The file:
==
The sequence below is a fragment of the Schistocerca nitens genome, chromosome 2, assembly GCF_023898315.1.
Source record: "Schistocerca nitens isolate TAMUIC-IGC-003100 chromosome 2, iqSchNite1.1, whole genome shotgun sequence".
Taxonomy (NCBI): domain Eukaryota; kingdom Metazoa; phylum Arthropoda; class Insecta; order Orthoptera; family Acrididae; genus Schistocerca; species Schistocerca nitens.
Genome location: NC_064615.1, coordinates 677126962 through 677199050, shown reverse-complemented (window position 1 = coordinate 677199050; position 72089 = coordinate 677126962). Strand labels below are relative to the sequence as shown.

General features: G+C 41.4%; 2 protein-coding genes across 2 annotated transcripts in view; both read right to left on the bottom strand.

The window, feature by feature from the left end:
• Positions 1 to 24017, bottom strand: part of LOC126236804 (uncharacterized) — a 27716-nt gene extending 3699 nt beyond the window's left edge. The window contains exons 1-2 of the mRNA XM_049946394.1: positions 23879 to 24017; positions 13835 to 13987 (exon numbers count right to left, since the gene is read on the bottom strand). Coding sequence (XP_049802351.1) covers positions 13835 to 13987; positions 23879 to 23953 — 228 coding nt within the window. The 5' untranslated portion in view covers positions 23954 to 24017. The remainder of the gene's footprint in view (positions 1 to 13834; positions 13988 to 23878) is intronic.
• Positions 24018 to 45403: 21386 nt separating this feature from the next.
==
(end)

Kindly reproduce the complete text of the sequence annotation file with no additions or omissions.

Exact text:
The sequence below is a fragment of the Schistocerca nitens genome, chromosome 2, assembly GCF_023898315.1.
Source record: "Schistocerca nitens isolate TAMUIC-IGC-003100 chromosome 2, iqSchNite1.1, whole genome shotgun sequence".
Taxonomy (NCBI): domain Eukaryota; kingdom Metazoa; phylum Arthropoda; class Insecta; order Orthoptera; family Acrididae; genus Schistocerca; species Schistocerca nitens.
Genome location: NC_064615.1, coordinates 677126962 through 677199050, shown reverse-complemented (window position 1 = coordinate 677199050; position 72089 = coordinate 677126962). Strand labels below are relative to the sequence as shown.

General features: G+C 41.4%; 2 protein-coding genes across 2 annotated transcripts in view; both read right to left on the bottom strand.

The window, feature by feature from the left end:
• Positions 1 to 24017, bottom strand: part of LOC126236804 (uncharacterized) — a 27716-nt gene extending 3699 nt beyond the window's left edge. The window contains exons 1-2 of the mRNA XM_049946394.1: positions 23879 to 24017; positions 13835 to 13987 (exon numbers count right to left, since the gene is read on the bottom strand). Coding sequence (XP_049802351.1) covers positions 13835 to 13987; positions 23879 to 23953 — 228 coding nt within the window. The 5' untranslated portion in view covers positions 23954 to 24017. The remainder of the gene's footprint in view (positions 1 to 13834; positions 13988 to 23878) is intronic.
• Positions 24018 to 45403: 21386 nt separating this feature from the next.